Homey, if your home has a canoe hanging from the ceiling
Listen to the audio of this on Patreon. You really should, you know. It’s free and everything.
Nostalgic for the lakelands of cottage country? Wish you were sitting on the dock of the bay? Or perhaps you just want wood floors, wood tables, old-school wallpaper, comfy padded chairs, and a place that clearly has musical performances at the back some evenings and weekends? Obviously, you need to go to Queen East. There are plenty of coffice spaces in this stretch east of the tracks, and each one has its own variation. This one’s the cottage-style one. Its owners are from Sudbury. And you can sit in here and almost imagine you’re not in Toronto – just sit near the back and don’t look towards the window. Continue reading
How do you say galangal?
I say it with the stress on the first syllable. But that’s because I first saw it written as galingale. If you know nightingale and perhaps farthingale, the stress seems pretty obvious.
But why would anyone spell it galingale? Continue reading
I have a series of word tastings that I’m doing exclusively for my Patreon subscribers – as little as $1 a month! And I am recording every one of my blog posts for my next-level subscribers – a whole $2 month! But as a little Christmas giftie (and an incentive to subscribe), I’ve made my reading of my latest subscribers-only post, on snawsmak, available to everyone. Click to hear it (and then you can subscribe while you’re there if you want):
“Your husband is literally starving to death,” the emergency room doctor said. She looked almost exactly like the doctor emoji on an iPhone, blonde female version, right down to the stethoscope hanging like a fox fur stole. “When was the last time he ate?”
“Last night!” Cathryn said. “And I swear, he was f—ing fine, he was f—ing healthy… argh, no, I don’t swear, but he was fine, he was healthy, and suddenly he was like this.”
“This doesn’t happen suddenly,” the doctor said, in that medical-professional-patiently-levelling-with-you way that is probably a one-credit course all of its own in med school. “This is the result of a long period of not eating properly. Or at all.” Continue reading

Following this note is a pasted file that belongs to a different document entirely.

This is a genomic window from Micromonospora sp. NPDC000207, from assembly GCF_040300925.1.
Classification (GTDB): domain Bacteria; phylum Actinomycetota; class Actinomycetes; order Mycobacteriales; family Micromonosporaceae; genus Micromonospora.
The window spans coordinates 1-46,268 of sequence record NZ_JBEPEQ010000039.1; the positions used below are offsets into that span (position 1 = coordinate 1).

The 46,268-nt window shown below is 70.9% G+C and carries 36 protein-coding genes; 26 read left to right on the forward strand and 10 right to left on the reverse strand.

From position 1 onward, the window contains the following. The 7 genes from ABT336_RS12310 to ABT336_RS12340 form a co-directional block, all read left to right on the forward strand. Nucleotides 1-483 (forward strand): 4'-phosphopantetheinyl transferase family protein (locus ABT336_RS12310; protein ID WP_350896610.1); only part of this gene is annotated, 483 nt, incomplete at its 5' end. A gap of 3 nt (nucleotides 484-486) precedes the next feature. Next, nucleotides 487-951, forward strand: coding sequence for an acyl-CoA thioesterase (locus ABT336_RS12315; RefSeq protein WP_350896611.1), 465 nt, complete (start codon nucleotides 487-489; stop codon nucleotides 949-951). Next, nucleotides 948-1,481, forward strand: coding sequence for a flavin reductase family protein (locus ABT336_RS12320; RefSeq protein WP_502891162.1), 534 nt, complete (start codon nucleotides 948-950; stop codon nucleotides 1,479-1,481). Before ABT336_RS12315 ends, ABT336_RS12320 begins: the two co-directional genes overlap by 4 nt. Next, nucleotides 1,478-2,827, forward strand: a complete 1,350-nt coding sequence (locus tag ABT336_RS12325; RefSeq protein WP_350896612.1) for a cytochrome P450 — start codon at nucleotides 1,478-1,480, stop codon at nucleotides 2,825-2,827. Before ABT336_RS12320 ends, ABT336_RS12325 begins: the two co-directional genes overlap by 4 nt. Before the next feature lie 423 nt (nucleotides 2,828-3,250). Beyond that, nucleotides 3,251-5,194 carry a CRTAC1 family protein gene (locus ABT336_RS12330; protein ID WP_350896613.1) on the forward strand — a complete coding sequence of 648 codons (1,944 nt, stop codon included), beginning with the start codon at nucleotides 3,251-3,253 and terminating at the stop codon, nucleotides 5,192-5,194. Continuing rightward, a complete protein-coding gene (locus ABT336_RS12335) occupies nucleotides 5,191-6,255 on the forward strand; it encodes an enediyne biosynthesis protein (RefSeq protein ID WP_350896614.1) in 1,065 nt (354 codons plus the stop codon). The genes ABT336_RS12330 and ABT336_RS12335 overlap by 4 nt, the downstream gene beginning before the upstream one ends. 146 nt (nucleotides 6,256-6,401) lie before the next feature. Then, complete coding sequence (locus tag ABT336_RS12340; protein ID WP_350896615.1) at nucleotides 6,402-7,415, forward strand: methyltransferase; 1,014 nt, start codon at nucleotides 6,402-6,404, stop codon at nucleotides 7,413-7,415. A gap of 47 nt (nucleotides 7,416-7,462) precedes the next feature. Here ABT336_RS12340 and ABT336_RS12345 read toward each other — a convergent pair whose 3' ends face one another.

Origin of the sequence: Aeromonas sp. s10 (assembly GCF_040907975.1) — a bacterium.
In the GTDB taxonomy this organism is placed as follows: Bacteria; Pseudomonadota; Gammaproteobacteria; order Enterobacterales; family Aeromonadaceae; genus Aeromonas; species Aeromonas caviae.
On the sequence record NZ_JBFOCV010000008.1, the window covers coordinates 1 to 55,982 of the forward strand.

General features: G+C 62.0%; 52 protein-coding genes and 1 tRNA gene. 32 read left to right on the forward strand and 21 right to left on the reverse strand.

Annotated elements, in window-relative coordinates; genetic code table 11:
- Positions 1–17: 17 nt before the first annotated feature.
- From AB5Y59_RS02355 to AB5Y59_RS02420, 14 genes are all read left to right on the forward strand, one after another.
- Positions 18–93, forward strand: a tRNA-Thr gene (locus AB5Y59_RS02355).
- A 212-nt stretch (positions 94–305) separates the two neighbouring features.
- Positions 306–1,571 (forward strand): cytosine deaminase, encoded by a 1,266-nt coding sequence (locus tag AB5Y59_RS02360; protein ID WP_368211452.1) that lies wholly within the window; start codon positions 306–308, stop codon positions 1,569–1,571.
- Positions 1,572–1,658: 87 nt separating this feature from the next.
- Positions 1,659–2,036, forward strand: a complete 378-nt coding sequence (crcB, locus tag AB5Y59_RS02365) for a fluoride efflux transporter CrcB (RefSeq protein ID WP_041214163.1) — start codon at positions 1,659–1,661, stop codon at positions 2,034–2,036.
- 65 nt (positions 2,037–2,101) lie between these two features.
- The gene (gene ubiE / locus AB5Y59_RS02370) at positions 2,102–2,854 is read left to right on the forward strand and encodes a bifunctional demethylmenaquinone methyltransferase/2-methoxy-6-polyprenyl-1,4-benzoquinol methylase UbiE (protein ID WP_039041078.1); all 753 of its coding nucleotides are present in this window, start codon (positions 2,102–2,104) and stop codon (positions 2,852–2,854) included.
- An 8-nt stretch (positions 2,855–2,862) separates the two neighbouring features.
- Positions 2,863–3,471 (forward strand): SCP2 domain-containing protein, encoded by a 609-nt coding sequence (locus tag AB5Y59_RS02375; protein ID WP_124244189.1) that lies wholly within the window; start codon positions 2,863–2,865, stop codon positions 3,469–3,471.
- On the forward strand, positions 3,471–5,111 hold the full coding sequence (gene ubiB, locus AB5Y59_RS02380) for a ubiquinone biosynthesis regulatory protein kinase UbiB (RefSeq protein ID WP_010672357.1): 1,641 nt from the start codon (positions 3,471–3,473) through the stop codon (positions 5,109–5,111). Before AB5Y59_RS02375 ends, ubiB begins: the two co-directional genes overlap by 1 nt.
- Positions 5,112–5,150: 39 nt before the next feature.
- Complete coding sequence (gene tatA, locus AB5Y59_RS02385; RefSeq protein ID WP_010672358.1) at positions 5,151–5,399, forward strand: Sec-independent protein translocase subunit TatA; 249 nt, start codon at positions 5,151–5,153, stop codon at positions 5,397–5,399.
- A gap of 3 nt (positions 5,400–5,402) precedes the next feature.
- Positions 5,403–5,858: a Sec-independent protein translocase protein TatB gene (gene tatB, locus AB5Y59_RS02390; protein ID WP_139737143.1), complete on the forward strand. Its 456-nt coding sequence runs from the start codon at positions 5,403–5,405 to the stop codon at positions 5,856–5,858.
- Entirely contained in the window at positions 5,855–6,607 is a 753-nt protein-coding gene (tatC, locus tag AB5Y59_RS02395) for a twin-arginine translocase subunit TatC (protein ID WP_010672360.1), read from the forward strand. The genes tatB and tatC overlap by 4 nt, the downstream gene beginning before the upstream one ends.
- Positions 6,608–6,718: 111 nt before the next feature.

I make an audio version of each one of my blog posts for my $2-a-month subscribers on Patreon. I’m giving everyone this audio version for free so you can hear how the Irish words sound – and to entice you into subscribing. Listen to it (and subscribe) at patreon.com/posts/22182846
You know you’re in Ireland. You’re on a shoulderless one-lane road pasted to the side of the greenest cliff you’ve ever seen and somehow you’re still driving on the left. And the signs (such as the one telling large vehicles “TURN BACK NOW”) are in Irish first (“Cas Siar Anois” – for the curious, you say that like “cuss sheer a nish”), and you know you’re in the Gaeltacht (the Irish-speaking region) because some of the signs are in Irish only. Which can be a bit of an uphill struggle for some people, especially when it’s the only way to get by. Continue reading
We’re at the corner of art and more art
Listen along with this on Patreon while you look at the pictures below.
There are many places in Toronto to observe how badly Toronto drivers suck, but the corner view from the Carafted Bean at Dundas and McCaul truly reveals what an absolute art they make of sucking. In any half hour, you have sixty occasions to see appallingly stupid decisions made by drivers at a really quite simple intersection. And don’t blame the streetcars or buses – they’re the only kind of vehicle guaranteed to behave predictably and in full accordance with the law.
Let it not, therefore, be said that the Carafted Bean is without its entertainment. But the dickheads in shiny metal boxes aren’t the only good viewing. There are people walking past on the sidewalks, interesting people, artistic people even. After all, the Art Gallery of Ontario is directly kitty-corner and OCAD University’s big lofty pencil-box building is just south of it. Across McCaul is the Village Idiot Pub, probably not named after the drivers but there you are. Continue reading